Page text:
Triangular endocrine gland situated on top of the kidney. (The name derives from the Latin word for kidney – ad-renal and supra-renal meaning next to and above the kidney, respectively). The adrenals are soft and yellow, and consist of two parts: the cortex and medulla. The cortex (outer part) secretes various steroid hormones and other hormones that control salt and water metabolism and regulate the use of carbohydrates, proteins, and fats. The medulla (inner part) secretes the hormones adrenaline and noradrenaline which, during times of stress, cause the heart to beat faster and harder, increase blood flow to the heart and muscle cells, and dilate airways in the lungs, thereby delivering more oxygen to cells throughout the body and in general preparing the body for ‘fight or flight’.
The hormones produced by the cortex can be divided into three main classes according to their function.
1. Adrenal androgens These are basically sex hormones. Their functions include the normal development of male sex organs, the growth of axillary and pubic hair at puberty, the stimulation of sebum (grease) production in skin, and the development of greater muscular power seen in men. This latter property of the adrenal androgens, the so-called ‘anabolic’ effect, has led to searches for synthetic steroids that have the muscle-building power of the natural products without the side effects. Many weightlifters and bodybuilders (and perhaps some female shot-putters) have contributed to their success by careful use of synthetic adrenal androgens.
2. Mineralocorticoids The principal hormone in this group is aldosterone, and its function is to maintain the sodium and potassium ions (the minerals) in the body at a steady level. The hormone does this by influencing the kidney; when aldosterone is at a high concentration in the blood, the kidney retains more sodium and loses more potassium than normal. Removal of the adrenal glands in humans causes death through lack of aldosterone, for without aldosterone the body's sodium rapidly disappears via the urine, and sodium is essential for maintaining the volume of circulating blood. Failure of the adrenal glands is called hypoadrenalism or Addison's disease.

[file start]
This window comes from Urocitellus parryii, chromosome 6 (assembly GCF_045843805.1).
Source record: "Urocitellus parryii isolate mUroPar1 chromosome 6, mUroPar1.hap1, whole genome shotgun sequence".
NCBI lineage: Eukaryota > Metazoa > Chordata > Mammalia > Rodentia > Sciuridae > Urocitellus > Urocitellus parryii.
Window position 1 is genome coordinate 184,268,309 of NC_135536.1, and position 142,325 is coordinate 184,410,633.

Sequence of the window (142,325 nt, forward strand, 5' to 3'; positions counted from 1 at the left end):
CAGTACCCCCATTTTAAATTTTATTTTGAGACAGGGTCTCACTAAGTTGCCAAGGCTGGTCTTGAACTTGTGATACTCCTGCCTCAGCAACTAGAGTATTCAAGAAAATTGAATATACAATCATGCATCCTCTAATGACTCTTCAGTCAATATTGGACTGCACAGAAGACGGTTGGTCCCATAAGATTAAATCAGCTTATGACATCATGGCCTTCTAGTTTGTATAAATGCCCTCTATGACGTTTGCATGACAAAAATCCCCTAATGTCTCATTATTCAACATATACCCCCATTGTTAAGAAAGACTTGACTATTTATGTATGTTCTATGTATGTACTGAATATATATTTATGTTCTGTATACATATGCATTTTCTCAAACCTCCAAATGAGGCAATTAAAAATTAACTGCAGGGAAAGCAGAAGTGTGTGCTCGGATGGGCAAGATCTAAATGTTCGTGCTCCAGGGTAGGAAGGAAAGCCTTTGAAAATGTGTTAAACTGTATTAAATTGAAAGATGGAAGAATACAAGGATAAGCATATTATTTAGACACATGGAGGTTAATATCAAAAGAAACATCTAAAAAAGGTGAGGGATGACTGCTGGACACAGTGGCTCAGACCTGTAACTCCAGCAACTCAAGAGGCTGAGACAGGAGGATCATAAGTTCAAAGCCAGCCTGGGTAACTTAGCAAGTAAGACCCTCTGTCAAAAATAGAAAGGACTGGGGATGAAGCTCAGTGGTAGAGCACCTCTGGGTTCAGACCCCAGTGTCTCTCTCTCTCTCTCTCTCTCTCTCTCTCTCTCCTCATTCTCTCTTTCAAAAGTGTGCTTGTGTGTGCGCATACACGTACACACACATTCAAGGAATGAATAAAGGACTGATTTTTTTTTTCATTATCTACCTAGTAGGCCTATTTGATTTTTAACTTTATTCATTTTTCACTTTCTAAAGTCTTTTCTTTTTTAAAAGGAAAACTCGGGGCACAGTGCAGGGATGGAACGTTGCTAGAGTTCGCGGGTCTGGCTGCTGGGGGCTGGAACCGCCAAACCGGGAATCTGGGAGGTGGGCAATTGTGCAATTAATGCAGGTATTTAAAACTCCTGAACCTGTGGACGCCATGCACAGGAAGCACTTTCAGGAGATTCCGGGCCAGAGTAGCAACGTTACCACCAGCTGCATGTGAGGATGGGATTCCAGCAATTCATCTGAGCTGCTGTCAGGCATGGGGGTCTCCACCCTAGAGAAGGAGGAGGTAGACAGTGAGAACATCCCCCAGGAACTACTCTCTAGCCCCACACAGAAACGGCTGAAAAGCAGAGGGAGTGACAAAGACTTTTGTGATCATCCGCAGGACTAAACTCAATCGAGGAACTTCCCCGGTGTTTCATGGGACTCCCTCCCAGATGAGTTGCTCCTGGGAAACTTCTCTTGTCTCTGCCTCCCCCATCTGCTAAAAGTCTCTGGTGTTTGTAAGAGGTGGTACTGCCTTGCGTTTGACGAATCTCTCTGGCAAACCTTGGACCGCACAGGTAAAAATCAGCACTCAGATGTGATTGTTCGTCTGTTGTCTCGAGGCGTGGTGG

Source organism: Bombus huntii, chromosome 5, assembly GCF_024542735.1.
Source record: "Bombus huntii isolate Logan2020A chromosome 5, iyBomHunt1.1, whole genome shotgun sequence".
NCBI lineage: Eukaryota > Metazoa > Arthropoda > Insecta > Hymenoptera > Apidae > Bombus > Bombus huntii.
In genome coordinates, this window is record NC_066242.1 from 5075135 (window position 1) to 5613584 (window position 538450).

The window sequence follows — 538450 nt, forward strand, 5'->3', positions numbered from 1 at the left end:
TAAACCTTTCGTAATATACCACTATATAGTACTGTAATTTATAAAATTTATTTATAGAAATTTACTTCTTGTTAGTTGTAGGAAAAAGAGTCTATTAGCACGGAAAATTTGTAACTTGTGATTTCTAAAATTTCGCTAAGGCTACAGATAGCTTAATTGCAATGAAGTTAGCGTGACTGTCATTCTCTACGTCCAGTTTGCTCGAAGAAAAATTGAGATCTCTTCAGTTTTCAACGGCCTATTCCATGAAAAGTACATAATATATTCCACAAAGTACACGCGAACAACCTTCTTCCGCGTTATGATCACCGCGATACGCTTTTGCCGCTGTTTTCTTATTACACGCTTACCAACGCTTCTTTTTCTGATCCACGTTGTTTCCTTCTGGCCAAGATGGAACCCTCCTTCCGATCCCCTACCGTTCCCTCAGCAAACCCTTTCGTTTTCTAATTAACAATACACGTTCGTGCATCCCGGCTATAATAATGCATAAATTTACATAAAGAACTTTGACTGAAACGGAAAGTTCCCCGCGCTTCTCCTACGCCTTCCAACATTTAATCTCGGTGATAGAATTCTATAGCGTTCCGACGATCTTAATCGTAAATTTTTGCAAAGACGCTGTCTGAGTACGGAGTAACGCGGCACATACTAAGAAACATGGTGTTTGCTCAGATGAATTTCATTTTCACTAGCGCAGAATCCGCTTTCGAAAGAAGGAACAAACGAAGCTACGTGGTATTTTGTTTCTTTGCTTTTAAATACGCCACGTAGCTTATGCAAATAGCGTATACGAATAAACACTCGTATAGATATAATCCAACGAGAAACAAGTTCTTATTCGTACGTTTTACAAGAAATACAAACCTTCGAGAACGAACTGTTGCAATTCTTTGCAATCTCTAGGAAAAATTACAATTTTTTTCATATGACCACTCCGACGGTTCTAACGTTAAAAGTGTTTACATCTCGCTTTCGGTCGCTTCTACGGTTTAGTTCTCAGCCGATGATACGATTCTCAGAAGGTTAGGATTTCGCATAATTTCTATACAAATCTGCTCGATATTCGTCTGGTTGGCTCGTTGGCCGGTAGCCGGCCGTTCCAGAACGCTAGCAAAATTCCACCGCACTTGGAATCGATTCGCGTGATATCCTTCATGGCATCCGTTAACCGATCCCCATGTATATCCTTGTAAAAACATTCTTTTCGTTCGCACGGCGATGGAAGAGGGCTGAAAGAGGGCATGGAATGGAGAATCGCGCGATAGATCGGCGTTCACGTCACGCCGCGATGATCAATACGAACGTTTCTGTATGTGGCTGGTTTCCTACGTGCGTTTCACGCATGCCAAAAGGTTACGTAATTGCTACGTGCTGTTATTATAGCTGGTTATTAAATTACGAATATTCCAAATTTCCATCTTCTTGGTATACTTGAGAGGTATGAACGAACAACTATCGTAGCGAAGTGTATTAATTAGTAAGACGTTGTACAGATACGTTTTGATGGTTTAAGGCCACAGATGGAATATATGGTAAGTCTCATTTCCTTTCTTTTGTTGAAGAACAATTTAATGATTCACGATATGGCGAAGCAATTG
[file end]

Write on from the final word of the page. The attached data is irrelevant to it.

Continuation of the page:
3. Glucocorticoids The most important in this class of hormones is cortisol (hydrocortisone). The glucocorticoids have a wide range of effects which include the maintenance of normal blood pressure, the ability to respond to stress, and the maintenance of normal levels of blood glucose. When present in excess, the glucocorticoids inhibit the body's inflammatory responses, and the successful treatment of chronic inflammatory disease (for example, rheumatoid arthritis) with steroid drugs bears this out. Overproduction of glucocorticoids can occur spontaneously, and is known as Cushing's disease.
Classes 1 and 3 of the adrenal cortical hormones are released from the gland under the influence of another hormone, adrenocorticotrophic hormone (ACTH, ‘adrenal-cortex-growth’ hormone), which is released from the pituitary gland under the influence of the hypothalamus; without ACTH the adrenal cortex shrivels up (atrophies). It is clear that disease of the adrenal cortex can result from disordered function of the adrenal gland itself or of the pituitary gland.
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